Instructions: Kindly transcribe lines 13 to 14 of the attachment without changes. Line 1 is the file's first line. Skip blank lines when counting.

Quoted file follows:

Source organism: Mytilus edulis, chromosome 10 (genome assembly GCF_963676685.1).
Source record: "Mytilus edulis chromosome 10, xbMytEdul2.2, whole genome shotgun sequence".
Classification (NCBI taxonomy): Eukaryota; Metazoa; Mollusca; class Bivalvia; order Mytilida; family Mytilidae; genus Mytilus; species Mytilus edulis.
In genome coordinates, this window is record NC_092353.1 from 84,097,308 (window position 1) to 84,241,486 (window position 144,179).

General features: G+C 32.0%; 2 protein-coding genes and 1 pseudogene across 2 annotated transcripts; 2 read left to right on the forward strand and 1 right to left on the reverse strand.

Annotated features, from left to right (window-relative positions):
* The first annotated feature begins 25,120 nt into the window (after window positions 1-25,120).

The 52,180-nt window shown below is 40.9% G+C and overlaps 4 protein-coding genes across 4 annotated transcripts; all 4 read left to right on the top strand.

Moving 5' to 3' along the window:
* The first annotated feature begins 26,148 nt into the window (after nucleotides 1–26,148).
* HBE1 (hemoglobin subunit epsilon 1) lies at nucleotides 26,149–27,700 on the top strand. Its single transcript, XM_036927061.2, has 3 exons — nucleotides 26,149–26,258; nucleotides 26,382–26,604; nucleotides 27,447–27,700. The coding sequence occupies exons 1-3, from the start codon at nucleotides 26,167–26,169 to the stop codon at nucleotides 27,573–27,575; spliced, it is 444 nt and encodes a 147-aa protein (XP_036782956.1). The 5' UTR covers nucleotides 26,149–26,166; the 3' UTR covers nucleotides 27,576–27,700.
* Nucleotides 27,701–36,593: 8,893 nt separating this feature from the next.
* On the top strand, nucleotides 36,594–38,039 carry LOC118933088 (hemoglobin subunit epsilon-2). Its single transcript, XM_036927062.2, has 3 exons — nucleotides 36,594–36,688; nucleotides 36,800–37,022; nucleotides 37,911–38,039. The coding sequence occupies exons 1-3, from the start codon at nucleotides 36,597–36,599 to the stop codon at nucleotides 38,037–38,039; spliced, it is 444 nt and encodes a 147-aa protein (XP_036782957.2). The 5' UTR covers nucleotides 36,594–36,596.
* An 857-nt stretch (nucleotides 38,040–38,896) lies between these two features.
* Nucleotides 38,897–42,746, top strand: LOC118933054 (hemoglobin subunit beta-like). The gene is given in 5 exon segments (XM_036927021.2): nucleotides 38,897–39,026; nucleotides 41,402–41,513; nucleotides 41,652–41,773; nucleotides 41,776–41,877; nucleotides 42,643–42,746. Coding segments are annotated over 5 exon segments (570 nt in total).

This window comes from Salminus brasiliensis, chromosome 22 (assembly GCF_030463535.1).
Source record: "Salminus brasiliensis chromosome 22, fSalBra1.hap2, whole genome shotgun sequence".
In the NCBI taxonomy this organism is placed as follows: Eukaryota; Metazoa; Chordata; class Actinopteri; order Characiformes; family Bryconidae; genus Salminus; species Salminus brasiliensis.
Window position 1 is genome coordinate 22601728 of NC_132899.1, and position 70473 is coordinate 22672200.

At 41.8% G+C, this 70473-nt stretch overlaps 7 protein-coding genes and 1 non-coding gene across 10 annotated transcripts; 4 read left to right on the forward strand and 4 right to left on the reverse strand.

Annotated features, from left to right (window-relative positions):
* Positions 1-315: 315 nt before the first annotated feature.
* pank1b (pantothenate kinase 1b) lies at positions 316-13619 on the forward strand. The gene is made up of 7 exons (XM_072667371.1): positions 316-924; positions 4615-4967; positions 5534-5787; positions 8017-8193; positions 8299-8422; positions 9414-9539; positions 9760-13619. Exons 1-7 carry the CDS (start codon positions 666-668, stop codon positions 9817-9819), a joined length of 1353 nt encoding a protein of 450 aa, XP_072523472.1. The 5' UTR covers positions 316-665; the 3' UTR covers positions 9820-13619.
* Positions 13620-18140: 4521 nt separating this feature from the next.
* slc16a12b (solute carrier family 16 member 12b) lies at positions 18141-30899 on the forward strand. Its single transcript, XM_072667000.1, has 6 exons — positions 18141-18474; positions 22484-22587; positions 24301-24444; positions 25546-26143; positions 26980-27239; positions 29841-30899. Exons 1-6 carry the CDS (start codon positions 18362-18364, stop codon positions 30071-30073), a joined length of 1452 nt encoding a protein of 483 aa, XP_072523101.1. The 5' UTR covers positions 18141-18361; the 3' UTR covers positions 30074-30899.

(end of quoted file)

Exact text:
* On the top strand, nucleotides 36,594–38,039 carry LOC118933088 (hemoglobin subunit epsilon-2). Its single transcript, XM_036927062.2, has 3 exons — nucleotides 36,594–36,688; nucleotides 36,800–37,022; nucleotides 37,911–38,039. The coding sequence occupies exons 1-3, from the start codon at nucleotides 36,597–36,599 to the stop codon at nucleotides 38,037–38,039; spliced, it is 444 nt and encodes a 147-aa protein (XP_036782957.2). The 5' UTR covers nucleotides 36,594–36,596.
* An 857-nt stretch (nucleotides 38,040–38,896) lies between these two features.